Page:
Chrome's simple interface doesn't mean it's lacking in features. To see what else the Chrome browser has to offer, let's start with some of the things you'll find in the Settings menu:
- New tab/New window -- These are options you'd also see in other browsers. In Chrome, you can also turn an existing tab into a new window just by dragging the tab outside the current browser window.
- New incognito window -- If you want to prevent pages you're browsing from setting cookies or being stored in your browsing history, open them in an incognito window. The incognito window looks just like the main Chrome browser except that it has a silhouette icon of someone in a trench coat and fedora to the left of the row of tabs. Chrome also disables extensions in incognito windows.
- Zoom and Full Screen -- You can adjust the size of the content in your Web browser by zooming in ("+") and out ("-"), and you can return the page to its normal size by selecting "100%" between them. You can also zoom in and out by holding down Control and pressing the =/+ and - keys. Use the block to the right of this zoom bar to go into full screen mode, and press F11 to exit full screen.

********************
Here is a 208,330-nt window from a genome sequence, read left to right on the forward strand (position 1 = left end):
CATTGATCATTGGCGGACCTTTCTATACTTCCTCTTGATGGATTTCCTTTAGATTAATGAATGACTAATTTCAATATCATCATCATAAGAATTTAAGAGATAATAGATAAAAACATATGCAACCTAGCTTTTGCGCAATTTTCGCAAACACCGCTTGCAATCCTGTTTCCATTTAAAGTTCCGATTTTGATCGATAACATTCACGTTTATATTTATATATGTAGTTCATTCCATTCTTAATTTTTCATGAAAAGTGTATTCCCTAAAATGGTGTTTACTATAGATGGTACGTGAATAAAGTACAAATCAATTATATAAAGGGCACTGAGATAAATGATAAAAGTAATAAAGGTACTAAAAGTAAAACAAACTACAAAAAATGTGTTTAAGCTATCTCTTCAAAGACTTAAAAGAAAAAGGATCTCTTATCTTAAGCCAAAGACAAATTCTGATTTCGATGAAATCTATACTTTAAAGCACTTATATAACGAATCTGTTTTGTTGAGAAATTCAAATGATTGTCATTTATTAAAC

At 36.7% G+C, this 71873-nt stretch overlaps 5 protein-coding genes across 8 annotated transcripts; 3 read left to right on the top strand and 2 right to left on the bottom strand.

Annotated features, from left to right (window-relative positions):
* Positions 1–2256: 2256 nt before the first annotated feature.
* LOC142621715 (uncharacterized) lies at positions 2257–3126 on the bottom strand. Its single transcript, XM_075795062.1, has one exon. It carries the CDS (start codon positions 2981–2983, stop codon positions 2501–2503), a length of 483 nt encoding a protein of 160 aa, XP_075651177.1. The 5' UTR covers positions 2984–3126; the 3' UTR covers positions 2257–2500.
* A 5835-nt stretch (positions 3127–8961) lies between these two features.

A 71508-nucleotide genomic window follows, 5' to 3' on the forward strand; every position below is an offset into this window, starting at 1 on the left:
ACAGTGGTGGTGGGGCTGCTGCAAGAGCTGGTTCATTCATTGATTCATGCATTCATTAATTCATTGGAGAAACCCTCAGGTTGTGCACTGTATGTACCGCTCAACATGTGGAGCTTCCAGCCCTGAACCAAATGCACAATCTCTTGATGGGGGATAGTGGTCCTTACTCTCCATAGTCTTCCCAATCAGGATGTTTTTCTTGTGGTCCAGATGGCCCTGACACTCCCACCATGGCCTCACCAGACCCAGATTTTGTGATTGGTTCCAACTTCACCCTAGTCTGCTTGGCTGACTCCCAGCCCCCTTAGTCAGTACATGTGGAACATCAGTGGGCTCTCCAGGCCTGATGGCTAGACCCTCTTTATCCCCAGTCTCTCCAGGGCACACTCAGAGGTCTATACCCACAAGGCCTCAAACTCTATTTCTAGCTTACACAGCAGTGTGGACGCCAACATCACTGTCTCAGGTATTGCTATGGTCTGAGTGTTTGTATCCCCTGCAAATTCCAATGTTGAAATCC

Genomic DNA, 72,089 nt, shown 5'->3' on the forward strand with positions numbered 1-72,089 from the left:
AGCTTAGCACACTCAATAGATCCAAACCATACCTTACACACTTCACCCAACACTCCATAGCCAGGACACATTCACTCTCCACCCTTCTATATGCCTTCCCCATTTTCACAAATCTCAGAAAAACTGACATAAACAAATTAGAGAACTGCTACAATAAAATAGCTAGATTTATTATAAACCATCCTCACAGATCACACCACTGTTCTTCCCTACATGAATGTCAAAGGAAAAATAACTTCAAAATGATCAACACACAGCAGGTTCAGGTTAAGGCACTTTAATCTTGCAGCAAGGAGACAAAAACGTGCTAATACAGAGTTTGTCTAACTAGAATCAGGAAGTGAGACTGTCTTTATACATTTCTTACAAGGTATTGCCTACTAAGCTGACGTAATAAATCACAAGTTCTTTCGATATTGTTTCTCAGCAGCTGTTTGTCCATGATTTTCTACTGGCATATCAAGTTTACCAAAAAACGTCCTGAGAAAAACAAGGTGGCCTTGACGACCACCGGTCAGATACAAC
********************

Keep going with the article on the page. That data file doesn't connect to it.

- Bookmarks manager/History -- These are options you'd also see in other browsers. Be sure to remember some of the tips that you read about earlier when managing bookmarks.
- Downloads -- Chrome has a built-in download manager. For each new download, you can monitor the progress in a bar that appears at the bottom of the browser. When the download is complete, you can close this progress bar using the X at the far right. To view a complete record of downloads, use this "Downloads" menu option or use the link when the progress bar appears to "Show all downloads." You can use the "Clear all" link to clear the list, but note that anything saved to your computer will still be taking up space in your default downloads folder.
- Options/Preferences -- The name of this selection is different depending on which operating system you're using to run Chrome. It opens a browser tab with a menu on the left and a set of adjustable browser preferences on the right for each menu item. Most of these preferences are similar to what you'd find in other browsers, but later we'll take a closer look at a couple of preferences which are unique to Chrome.
- View background pages -- When you have Web pages open in your browser, each page may be running a series of processes even when you're not actively viewing that page. Use this option to open a small window where you can monitor how much of your RAM and CPU is being used by the background processes associated with the browser and each tab you have open.
In addition to these options, you'll also see a few unique items in the "Tools" submenu. The "Task Manager" is equivalent to the "View background pages" option, and "Clear browsing data" and "View source" are common to most Web browsers. The remaining choices relate to things we're about to cover on the next page: extensions, applications and developer tools.